Arab Spring leaves region unsettled, two years later

McClatchy Washington BureauJuly 5, 2013 

Egypt’s turmoil is a reminder that the revolution cycle in the Middle East and North Africa region is far from over, and far from satisfying the hopes stirred more than two years ago by the Arab Spring.

Mark Seibel contributed to this report.

Click on a country below to read more about what has happened there since the Arab spring.
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December 2010: Tunisia

Street vendor Mohamed Bouazizi set himself on fire in a market square in Tunisia, protesting the government’s authoritarian rule. His solitary action kickstarted the Tunisian revolution, and less than one month later, President Zine El Abidine Ben Ali fled to exile in Saudi Arabia, where he remained as of January 2013. Tunisia held elections in October 2011; the moderate Islamist party, Ennahda, won the majority.

January 2011: Egypt

Demonstrators flooded Cairo’s Tahrir Square, protesting the rule of President Hosni Mubarak. Harnessing the power of social media, anti-Murbarak protesters toppled his regime in less than 3 weeks. After an extended period of military rule, the Muslim Brotherhood’s Mohamed Morsi narrowly won the Presidency and took office in June 2012. He was ousted by the Egyptian military after massive protests in July 2013.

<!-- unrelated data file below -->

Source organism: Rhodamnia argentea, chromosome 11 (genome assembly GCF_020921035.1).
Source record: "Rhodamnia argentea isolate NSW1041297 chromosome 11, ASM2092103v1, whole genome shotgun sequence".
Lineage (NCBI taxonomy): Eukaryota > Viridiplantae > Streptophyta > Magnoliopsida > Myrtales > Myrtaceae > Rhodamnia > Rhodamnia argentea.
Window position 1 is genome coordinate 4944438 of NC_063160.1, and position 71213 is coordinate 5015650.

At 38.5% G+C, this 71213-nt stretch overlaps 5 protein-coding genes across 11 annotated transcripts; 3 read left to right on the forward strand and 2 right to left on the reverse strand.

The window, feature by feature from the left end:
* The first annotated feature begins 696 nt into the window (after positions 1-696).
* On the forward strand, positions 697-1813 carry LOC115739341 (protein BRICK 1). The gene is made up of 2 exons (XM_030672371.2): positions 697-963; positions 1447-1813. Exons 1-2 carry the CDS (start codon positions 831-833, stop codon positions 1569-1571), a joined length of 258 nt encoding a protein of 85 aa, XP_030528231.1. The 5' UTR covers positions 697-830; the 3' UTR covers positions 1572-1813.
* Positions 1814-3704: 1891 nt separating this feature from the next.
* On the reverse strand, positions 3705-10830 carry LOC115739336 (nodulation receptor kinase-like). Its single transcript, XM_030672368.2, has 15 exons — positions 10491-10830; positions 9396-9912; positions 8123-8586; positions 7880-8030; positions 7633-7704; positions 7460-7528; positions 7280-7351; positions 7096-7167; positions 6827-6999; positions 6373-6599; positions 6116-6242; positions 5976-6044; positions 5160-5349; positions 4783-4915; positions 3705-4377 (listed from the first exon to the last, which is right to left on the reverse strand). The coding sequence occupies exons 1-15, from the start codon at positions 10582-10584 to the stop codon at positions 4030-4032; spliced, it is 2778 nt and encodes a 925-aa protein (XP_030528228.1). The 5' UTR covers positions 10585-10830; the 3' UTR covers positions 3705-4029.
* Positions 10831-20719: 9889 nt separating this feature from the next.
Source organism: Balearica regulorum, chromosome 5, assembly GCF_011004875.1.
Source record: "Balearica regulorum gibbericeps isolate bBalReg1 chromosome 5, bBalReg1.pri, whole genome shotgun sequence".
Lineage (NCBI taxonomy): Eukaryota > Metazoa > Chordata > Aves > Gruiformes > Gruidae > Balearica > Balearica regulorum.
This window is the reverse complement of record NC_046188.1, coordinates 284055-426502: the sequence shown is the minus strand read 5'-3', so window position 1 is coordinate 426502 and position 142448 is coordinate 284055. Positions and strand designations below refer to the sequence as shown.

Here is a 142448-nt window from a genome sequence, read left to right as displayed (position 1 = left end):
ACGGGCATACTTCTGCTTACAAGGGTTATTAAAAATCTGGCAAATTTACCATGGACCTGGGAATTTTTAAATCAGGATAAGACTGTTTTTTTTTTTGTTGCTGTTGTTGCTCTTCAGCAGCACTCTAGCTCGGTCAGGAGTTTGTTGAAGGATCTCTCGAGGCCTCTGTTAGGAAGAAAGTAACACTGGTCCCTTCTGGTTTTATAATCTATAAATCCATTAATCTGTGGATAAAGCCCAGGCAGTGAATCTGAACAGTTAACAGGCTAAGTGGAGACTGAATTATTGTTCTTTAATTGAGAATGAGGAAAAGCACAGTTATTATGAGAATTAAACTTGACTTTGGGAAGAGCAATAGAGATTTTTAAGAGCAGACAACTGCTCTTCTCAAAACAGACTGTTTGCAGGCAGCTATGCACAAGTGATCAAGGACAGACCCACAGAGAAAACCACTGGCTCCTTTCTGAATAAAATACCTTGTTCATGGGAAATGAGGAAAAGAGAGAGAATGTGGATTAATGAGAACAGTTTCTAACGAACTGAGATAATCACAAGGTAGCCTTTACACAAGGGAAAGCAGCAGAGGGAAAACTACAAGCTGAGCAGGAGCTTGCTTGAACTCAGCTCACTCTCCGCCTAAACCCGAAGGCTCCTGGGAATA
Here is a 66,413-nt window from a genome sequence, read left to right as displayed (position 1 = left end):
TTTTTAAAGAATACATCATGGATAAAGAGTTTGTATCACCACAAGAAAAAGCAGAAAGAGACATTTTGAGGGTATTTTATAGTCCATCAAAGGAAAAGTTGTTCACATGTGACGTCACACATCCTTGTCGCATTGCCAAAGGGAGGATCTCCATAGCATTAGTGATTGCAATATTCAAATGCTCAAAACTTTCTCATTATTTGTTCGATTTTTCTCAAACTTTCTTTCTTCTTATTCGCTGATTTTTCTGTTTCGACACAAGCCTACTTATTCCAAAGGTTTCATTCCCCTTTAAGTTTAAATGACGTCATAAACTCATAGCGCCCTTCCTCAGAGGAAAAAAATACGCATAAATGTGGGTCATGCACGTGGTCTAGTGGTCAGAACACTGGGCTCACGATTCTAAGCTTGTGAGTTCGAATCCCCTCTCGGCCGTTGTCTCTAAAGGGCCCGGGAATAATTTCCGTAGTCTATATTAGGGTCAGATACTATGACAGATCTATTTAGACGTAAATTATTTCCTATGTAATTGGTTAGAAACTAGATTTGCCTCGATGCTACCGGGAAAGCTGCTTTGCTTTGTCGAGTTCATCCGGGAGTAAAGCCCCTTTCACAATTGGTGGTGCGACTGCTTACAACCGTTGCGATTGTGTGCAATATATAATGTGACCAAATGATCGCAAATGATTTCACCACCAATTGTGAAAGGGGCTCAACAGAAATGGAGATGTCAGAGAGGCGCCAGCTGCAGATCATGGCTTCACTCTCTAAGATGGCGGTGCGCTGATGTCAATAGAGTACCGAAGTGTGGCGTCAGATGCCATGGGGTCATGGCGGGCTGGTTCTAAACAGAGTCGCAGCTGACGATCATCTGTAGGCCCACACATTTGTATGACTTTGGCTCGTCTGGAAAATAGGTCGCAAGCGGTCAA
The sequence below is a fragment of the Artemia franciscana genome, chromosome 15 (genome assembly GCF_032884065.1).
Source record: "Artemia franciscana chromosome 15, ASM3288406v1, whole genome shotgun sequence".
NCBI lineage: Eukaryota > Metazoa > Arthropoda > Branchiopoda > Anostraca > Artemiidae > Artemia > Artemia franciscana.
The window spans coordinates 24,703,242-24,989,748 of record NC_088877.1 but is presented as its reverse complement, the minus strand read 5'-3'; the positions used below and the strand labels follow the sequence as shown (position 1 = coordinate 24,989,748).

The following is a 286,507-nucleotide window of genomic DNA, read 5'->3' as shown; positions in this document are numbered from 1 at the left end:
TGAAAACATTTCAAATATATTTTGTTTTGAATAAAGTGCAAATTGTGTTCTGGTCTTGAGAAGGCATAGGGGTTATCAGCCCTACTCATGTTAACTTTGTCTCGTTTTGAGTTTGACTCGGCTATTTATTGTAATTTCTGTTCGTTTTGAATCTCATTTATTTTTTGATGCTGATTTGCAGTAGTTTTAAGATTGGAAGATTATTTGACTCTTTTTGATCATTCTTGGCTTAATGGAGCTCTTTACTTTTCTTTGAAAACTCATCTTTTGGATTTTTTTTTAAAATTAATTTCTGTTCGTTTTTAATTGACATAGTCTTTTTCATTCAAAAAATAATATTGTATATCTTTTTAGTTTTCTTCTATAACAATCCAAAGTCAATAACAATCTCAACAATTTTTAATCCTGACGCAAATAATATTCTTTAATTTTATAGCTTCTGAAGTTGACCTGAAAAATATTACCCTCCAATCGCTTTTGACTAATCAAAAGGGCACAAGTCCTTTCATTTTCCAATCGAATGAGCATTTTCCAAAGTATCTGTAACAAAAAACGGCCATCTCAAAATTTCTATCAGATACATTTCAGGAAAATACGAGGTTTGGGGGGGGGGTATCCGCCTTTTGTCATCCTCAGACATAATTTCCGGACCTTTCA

February 2011: Yemen

Yemen citizens protested the decades-long rule of President Ali Abdullah Saleh on a “Day of Rage.” Saleh eventually relinquished power after being injured in an explosion at his presidential compound, and power was transferred to the majority-supported vice president, Abdu Rabbu Mansour Hadi. Protesters, the government, and the military have reached a fragile peace, and elections are expected in 2014.

February 2011: Bahrain

Mass protests began, but demonstrators were quickly silenced by an intervention of troops from Saudi Arabia. Reports later in 2011found that wide abuses, including torture, were committed against rebel forces by the government, but two years later, human rights violations persist. The country still struggles, with widespread political unrest and protests against the government continuing in 2013.

February 2011: Libya

Rumbles of revolution began in Benghazi. Rebel leaders eventually took control of the city, beginning an 8-month uprising against dictator Muammar Gaddafi, who was killed in October. Rebel forces turned power over to the democratically elected General National Congress in August 2012, but the new government has been unable to assert control over much of the country, where militias remain the primary authority. Benghazi is generally lawless, with bombings and assassinations common.

March 2011: Syria

Protests intensified against Syrian President Bashar al Assad, the start of an uprising that, two years later, still continues. Despite calls for peace talks, government forces, aided by Hezbollah fighters, continue to clash with rebel leaders. The fighting has displaced an estimated 4 million Syrians, in what the United Nation calls a humanitarian crisis.

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